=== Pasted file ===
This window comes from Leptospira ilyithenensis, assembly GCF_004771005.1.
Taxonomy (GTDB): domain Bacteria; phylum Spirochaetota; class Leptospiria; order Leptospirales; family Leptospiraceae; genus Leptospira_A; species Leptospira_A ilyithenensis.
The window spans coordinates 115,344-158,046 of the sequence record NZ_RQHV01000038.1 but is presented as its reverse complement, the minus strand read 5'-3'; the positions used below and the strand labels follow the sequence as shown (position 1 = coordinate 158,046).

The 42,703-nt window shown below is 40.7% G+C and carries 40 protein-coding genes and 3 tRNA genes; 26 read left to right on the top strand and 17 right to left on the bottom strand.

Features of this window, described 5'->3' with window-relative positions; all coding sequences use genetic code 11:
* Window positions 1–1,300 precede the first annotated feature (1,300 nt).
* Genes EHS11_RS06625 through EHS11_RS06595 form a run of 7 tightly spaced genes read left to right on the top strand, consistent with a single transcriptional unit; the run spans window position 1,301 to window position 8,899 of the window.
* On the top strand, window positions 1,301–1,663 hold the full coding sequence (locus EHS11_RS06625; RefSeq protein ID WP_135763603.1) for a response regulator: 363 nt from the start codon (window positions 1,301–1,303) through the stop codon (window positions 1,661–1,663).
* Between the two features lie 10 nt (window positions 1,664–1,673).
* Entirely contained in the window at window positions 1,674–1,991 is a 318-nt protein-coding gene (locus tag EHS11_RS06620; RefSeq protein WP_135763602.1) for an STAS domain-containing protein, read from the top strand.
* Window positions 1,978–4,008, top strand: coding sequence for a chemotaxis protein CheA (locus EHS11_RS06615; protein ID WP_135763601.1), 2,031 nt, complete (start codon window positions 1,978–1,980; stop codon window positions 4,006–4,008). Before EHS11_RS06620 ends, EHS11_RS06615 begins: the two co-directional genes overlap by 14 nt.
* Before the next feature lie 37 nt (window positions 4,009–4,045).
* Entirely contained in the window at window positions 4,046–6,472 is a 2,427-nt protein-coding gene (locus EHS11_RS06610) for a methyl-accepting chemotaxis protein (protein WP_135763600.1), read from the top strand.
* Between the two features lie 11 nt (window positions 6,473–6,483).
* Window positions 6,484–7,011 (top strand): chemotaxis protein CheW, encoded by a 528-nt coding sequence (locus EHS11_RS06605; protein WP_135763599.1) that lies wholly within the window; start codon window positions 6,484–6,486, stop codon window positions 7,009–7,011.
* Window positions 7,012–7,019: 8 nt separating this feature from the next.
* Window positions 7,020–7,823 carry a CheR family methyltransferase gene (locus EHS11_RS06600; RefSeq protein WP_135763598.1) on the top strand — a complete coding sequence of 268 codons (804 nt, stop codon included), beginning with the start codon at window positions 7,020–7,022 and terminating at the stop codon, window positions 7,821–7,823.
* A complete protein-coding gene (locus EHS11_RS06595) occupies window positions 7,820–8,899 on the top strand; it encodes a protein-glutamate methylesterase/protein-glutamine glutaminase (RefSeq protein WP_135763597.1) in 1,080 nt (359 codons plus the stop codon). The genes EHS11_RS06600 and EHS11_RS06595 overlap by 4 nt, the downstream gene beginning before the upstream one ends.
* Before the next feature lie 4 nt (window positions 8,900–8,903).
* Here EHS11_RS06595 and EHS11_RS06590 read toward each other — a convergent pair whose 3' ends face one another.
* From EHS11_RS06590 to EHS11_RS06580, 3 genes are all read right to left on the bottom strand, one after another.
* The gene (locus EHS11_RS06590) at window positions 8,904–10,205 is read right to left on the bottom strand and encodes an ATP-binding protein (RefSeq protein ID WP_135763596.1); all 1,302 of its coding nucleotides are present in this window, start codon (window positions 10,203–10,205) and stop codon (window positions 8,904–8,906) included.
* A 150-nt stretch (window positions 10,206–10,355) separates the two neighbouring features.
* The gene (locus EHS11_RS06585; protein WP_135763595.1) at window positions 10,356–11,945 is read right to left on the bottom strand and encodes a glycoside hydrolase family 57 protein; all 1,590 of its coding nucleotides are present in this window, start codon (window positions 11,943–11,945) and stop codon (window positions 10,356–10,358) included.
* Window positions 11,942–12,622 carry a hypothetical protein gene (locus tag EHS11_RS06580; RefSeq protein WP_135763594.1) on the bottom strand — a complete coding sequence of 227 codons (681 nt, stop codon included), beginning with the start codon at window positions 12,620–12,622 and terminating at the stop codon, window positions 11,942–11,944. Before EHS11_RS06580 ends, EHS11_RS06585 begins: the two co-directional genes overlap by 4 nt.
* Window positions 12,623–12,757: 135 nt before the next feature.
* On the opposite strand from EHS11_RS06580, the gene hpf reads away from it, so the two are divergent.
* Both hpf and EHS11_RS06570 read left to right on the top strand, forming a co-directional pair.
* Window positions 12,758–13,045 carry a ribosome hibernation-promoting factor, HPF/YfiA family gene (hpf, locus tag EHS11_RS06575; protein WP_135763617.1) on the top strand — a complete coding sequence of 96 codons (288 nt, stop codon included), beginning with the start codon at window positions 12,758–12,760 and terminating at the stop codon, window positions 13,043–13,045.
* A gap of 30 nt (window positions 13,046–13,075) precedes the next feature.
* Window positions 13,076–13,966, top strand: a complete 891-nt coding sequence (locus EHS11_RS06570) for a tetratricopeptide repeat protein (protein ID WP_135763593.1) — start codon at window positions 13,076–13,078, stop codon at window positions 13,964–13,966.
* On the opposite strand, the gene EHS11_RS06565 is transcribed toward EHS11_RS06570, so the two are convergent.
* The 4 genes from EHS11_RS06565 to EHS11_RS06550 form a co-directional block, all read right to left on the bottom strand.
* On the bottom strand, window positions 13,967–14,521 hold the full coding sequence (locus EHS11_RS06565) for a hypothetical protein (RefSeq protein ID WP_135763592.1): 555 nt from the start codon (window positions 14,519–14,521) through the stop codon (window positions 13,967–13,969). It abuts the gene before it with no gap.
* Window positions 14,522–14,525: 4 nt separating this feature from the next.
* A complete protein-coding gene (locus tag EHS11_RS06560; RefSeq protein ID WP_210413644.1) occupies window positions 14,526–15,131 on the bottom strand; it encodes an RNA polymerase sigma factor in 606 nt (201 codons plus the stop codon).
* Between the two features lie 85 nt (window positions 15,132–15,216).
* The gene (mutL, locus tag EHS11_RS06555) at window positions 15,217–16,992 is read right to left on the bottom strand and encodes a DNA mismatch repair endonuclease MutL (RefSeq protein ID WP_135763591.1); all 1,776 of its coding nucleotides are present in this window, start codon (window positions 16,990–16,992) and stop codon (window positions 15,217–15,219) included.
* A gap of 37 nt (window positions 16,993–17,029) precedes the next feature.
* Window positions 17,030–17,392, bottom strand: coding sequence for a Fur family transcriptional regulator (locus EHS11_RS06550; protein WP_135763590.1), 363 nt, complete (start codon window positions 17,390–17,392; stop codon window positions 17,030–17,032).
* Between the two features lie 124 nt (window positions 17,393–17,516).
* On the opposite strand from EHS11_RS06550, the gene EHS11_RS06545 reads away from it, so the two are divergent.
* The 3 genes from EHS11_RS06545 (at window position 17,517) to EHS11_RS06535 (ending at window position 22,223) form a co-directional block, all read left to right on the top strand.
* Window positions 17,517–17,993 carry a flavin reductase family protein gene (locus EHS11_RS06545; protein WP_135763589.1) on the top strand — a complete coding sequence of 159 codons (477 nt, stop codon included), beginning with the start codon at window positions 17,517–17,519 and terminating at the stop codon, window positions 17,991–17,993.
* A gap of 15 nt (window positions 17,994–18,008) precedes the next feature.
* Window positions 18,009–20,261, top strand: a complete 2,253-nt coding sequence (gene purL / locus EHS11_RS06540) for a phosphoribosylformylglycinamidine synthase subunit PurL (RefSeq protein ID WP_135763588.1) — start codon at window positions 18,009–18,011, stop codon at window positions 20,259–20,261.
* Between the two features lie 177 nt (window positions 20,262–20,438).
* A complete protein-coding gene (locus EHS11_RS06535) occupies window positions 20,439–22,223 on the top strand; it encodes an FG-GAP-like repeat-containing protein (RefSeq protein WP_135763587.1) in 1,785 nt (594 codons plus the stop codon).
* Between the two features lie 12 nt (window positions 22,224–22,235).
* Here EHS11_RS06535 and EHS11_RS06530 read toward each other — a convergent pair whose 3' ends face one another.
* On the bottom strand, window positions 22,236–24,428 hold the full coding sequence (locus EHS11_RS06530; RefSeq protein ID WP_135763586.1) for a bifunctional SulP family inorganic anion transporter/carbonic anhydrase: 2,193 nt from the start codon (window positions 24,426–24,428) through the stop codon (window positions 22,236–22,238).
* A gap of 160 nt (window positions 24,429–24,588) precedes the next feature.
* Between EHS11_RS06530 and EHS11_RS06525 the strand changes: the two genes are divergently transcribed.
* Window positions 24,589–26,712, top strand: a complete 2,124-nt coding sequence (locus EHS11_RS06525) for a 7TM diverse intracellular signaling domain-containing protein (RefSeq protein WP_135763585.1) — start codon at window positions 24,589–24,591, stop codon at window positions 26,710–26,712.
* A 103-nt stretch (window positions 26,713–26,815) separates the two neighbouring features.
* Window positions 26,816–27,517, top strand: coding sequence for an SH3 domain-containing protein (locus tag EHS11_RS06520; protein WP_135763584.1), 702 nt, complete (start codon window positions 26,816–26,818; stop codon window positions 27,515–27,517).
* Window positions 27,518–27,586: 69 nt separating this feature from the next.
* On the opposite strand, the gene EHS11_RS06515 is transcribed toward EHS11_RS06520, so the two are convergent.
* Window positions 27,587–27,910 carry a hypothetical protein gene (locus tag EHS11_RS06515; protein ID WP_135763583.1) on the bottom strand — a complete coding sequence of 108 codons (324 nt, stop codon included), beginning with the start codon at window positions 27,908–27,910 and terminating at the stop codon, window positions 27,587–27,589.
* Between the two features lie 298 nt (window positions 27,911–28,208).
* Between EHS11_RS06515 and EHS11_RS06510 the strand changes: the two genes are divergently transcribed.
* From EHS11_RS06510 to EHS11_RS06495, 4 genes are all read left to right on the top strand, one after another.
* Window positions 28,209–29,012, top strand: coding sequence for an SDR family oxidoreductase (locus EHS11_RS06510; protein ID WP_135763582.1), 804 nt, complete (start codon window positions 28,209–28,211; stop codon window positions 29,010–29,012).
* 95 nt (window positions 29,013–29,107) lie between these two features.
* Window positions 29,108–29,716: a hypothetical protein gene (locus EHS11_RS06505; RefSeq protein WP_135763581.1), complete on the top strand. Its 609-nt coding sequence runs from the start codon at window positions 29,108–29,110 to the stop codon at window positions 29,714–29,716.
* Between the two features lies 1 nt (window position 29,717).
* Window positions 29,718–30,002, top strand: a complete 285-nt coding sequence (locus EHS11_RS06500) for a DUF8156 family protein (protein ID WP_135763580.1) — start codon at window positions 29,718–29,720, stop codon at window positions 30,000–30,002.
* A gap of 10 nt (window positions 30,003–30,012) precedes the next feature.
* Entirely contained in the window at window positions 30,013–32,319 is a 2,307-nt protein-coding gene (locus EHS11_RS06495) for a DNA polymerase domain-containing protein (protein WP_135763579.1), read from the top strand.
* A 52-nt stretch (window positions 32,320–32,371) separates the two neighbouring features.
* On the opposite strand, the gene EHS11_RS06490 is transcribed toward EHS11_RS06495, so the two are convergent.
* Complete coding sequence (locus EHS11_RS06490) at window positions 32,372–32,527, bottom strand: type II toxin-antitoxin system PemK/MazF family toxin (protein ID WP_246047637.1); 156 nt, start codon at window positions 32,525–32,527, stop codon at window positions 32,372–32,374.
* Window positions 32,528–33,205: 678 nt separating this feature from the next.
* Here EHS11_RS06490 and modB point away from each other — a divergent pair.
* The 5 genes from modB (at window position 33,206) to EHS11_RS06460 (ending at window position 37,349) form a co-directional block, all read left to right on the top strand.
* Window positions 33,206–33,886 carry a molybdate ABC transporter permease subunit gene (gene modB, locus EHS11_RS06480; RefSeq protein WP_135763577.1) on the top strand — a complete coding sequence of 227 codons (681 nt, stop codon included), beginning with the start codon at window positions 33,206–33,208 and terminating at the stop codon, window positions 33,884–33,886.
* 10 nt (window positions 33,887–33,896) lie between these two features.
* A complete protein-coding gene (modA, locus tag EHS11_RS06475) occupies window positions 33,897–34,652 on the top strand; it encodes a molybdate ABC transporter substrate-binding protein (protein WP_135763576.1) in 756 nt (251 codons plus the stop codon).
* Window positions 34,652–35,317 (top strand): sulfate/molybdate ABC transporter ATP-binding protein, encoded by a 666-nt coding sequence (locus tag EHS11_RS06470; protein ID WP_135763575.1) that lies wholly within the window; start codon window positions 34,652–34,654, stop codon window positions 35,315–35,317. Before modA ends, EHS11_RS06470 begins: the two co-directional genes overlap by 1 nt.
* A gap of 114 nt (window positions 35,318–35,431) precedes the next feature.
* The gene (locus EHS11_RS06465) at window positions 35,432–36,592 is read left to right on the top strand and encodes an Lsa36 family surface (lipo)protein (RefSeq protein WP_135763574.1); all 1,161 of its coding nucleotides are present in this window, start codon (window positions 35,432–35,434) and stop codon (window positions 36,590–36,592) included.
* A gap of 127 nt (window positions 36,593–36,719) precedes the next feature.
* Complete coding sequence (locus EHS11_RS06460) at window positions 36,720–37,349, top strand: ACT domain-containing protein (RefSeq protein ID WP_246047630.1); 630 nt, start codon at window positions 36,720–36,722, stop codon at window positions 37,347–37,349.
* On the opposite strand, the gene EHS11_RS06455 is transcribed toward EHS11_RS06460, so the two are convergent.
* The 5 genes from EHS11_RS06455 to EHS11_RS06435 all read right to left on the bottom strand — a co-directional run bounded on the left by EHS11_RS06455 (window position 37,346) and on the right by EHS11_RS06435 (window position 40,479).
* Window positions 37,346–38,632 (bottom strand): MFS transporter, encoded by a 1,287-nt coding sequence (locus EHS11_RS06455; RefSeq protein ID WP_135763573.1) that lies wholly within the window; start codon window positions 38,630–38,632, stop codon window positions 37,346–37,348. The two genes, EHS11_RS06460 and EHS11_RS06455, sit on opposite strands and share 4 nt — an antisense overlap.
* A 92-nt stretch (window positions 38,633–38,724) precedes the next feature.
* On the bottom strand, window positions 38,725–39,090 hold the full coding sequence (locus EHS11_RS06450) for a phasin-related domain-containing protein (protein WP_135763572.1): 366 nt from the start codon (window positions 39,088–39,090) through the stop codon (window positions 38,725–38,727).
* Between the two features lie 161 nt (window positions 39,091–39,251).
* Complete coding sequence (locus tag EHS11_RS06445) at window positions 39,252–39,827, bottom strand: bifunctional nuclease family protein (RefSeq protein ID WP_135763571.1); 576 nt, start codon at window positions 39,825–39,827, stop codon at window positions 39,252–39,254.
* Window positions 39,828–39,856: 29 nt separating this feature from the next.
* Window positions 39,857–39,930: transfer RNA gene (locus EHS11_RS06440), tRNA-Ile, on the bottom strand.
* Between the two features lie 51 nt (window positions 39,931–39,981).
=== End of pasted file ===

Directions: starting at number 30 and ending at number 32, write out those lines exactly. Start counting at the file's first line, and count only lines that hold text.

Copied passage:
* A gap of 30 nt (window positions 13,046–13,075) precedes the next feature.
* Window positions 13,076–13,966, top strand: a complete 891-nt coding sequence (locus EHS11_RS06570) for a tetratricopeptide repeat protein (protein ID WP_135763593.1) — start codon at window positions 13,076–13,078, stop codon at window positions 13,964–13,966.
* On the opposite strand, the gene EHS11_RS06565 is transcribed toward EHS11_RS06570, so the two are convergent.